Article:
• 8.
    Hagelbäck, Johan
    et al.
    Blekinge Institute of Technology.
    Hilborn, Olle
    Blekinge Institute of Technology.
    Jercic, Petar
    Blekinge Institute of Technology.
    Johansson, Stefan J.
    Blekinge Institute of Technology.
    Lindley, Craig A.
    Intelligent Sensing Laboratory (CSIRO), Australia.
    Svensson, Johan
    Blekinge Institute of Technology.
    Wen, Wei
    Blekinge Institute of Technology.
    Psychophysiological Interaction and Empathic Cognition for Human-robot Cooperative Work (PsyIntEC)2014In: Gearing Up and Accelerating Cross‐fertilization between Academic and Industrial Robotics Research in Europe: Technology Transfer Experiments from the ECHORD Project / [ed] Florian Röhrbein, Germano Veiga, Ciro Natale, Springer, 2014, Vol. 94, p. 283-299Chapter in book (Refereed)
    Abstract [en]

    The aim of the PsyIntEC project is to explore affective and cognitive modeling of humans in human-robot interaction (HRI) as a basis for behavioral adaptation. To achieve this we have explored human affective perception of relevant modalities in human-human and human-robot interaction on a collaborative problem-solving task using psychophysiological measurements. The experiments conducted have given us valuable insight into the communicational and affective queues interplaying in such interactions from the human perspective. The results indicate that there is an increase in both positive and negative emotions when interacting with robots compared to interacting with another human or solving the task alone, but detailed analysis on shorter time segments is required for the results from all sensors to be conclusive and significant.

  • 9.
    Hagelbäck, Johan
    et al.
    Blekinge Institute of Technology, Sweden.
    Johansson, Stefan J.
    Blekinge Institute of Technology, Sweden.
    A Multi-agent Potential Field based bot for a Full RTS Game Scenario2009Conference paper (Refereed)
    Abstract [en]

    Computer games in general, and Real Time Strategy games in particular is a challenging task for both AI research and game AI programmers. The player, or AI bot, must use its workers to gather resources. They must be spent wisely on structures such as barracks or factories, mobile units such as soldiers, workers and tanks. The constructed units can be used to explore the game world, hunt down the enemy forces and destroy the opponent buildings. We propose a multi-agent architecture based on artificial potential fields for a full real time strategy scenario. We validate the solution by participating in a yearly open real time strategy game tournament and show that the bot, even though not using any form of path planning for navigation, is able to perform well and win the tournament.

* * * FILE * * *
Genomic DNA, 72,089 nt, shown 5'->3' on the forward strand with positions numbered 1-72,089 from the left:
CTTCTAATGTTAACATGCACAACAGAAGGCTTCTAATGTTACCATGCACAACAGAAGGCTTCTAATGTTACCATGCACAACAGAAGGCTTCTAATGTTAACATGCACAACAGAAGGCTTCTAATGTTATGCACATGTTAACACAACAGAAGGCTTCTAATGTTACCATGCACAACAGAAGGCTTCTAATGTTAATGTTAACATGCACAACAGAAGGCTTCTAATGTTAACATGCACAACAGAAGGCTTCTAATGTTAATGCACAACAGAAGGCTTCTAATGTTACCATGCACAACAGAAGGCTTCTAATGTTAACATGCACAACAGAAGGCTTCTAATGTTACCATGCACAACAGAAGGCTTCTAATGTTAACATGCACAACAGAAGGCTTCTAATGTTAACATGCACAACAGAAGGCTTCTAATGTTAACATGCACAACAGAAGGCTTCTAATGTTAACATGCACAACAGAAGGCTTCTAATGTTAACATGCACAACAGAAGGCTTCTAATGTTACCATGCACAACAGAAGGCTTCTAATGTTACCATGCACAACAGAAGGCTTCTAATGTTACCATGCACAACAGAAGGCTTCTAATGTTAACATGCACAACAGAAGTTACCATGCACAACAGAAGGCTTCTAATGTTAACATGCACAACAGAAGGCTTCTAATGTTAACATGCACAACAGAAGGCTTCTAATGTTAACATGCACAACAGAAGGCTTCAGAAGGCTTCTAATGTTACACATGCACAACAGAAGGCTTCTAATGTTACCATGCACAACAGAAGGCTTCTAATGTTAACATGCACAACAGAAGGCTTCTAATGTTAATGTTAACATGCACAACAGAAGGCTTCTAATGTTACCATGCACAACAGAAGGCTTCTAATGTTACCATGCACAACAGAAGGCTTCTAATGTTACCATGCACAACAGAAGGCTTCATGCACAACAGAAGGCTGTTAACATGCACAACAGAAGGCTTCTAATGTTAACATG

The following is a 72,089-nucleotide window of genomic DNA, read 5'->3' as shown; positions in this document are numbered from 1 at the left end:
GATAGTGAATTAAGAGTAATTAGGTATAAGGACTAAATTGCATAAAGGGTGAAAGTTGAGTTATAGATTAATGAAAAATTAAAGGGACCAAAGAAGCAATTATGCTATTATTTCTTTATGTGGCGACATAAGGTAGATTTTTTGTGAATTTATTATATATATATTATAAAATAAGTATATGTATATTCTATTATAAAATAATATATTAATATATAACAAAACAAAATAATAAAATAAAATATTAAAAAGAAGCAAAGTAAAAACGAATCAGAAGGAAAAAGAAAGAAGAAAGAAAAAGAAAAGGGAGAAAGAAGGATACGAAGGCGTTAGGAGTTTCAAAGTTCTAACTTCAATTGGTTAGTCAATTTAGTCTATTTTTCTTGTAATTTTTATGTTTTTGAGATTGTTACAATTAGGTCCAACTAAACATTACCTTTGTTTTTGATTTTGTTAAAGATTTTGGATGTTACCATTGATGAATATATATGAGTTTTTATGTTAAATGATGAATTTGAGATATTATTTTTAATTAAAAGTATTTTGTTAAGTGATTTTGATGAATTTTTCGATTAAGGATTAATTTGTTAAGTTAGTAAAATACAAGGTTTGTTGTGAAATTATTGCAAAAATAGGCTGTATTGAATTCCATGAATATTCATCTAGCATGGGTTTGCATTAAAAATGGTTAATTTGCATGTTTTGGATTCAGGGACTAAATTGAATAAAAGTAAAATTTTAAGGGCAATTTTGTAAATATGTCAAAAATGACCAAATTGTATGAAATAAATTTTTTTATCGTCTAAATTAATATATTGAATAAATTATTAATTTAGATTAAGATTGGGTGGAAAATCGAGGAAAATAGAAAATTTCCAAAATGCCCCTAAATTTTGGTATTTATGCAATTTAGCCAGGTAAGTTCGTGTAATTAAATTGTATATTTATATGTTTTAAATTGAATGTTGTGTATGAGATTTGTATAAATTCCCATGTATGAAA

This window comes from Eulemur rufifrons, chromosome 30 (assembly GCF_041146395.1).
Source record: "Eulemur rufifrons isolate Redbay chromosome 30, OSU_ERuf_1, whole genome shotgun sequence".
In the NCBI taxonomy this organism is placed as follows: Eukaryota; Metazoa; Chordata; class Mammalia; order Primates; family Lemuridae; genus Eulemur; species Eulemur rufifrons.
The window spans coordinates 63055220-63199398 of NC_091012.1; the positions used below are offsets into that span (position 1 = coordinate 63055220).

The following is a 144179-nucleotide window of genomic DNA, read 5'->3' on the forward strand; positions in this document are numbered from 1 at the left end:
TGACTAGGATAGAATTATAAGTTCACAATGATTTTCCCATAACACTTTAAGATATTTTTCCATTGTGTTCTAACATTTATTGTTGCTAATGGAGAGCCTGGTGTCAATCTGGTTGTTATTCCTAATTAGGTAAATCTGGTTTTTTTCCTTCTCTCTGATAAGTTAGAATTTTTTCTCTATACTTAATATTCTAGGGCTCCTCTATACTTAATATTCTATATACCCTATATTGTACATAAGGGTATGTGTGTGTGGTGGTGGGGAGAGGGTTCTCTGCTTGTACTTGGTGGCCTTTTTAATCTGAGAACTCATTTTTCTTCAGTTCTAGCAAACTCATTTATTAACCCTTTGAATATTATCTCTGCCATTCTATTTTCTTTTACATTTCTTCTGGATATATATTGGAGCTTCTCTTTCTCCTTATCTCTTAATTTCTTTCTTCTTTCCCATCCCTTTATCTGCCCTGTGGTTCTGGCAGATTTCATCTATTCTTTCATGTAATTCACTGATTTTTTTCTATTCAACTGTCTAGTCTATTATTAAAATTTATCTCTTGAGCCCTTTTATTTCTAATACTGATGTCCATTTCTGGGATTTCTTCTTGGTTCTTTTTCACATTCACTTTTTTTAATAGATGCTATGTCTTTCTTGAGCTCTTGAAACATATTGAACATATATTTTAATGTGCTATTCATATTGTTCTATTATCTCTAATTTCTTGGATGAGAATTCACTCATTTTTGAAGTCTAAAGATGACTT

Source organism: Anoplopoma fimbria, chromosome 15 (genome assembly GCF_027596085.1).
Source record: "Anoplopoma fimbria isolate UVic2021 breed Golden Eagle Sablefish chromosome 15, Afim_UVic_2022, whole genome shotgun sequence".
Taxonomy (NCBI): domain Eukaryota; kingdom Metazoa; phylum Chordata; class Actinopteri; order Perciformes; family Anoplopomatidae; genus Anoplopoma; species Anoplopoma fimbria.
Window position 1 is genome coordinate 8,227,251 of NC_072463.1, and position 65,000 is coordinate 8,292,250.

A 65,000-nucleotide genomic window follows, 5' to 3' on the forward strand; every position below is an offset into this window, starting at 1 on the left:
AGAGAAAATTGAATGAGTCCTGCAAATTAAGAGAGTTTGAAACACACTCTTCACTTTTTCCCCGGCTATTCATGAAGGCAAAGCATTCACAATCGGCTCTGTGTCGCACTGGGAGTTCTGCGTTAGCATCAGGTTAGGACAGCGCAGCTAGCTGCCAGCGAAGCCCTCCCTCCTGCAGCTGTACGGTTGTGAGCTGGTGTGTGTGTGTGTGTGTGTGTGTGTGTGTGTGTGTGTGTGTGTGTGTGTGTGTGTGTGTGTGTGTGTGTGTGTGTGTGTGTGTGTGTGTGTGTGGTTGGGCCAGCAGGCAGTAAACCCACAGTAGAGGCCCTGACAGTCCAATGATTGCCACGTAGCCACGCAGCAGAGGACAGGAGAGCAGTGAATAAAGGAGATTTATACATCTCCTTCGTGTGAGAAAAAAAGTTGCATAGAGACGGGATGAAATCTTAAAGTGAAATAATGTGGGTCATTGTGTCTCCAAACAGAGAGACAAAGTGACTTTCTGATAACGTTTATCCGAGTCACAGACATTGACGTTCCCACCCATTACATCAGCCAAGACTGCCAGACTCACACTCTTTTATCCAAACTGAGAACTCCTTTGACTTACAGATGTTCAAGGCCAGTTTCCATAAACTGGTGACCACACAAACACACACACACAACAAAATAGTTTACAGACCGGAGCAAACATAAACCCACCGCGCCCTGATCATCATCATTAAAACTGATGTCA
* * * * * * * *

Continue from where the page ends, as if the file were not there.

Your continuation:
• 10.
    Hagelbäck, Johan
    et al.
    Blekinge Institute of Technology.
    Johansson, Stefan J.
    Blekinge Institute of Technology.
    A Multiagent Potential Field-Based Bot for Real-Time Strategy Games2009In: International Journal of Computer Games Technology, ISSN 1687-7047, E-ISSN 1687-7055, Vol. 2009, article id 910819Article in journal (Refereed)
    Abstract [en]

    Bots for real-time strategy (RTS) games may be very challenging to implement. A bot controls a number of units that will have to navigate in a partially unknown environment, while at the same time avoid each other, search for enemies, and coordinate attacks to fight them down. Potential fields are a technique originating from the area of robotics where it is used in controlling the navigation of robots in dynamic environments. Although attempts have been made to transfer the technology to the gaming sector, assumed problems with efficiency and high costs for implementation have made the industry reluctant to adopt it. We present a multiagent potential field-based bot architecture that is evaluated in two different real-time strategy game settings and compare them, both in terms of performance, and in terms of softer attributes such as configurability with other state-of-the-art solutions. We show that the solution is a highly configurable bot that can match the performance standards of traditional RTS bots. Furthermore, we show that our approach deals with Fog of War (imperfect information about the opponent units) surprisingly well. We also show that a multiagent potential field-based bot is highly competitive in a resource gathering scenario.

  • 11.
    Hagelbäck, Johan
    et al.
    Blekinge Tekniska Högskola, Sweden.
    Johansson, Stefan J.
    Blekinge Tekniska Högskola, Sweden.
    A Study on Human like Characteristics in Real Time Strategy Games2010In: 2010 IEEE Symposium on Computational Intelligence and Games (CIG), IEEE conference proceedings, 2010, p. 139-145Conference paper (Refereed)
    Abstract [en]

    Computer controlled characters (NPCs) are important in any video game to make the game world interesting, give more depth to a game and make the game playable. In almost any game the player has to cooperate with, fight against or interact with NPCs. This is especially true for single-player games but NPCs are also important in most multi-player games. When creating NPCs the developers often strive to create human like characters that behave reasonably intelligent in most cases. We have performed a study aiming to give an idea of the characteristics of human like NPCs in real-time strategy (RTS) games. In the study participants were asked to watch a recording of an RTS game and decide and motivate if the players in the game were controlled by a human player or a computer. We recorded matches were human players played against bots as well as bots playing against other bots. The results were categorized into different groups and they showed that some characteristics, for example simultaneous movement, are perceived as very bot-like and other things such as ability to try different tactics are perceived as humanlike.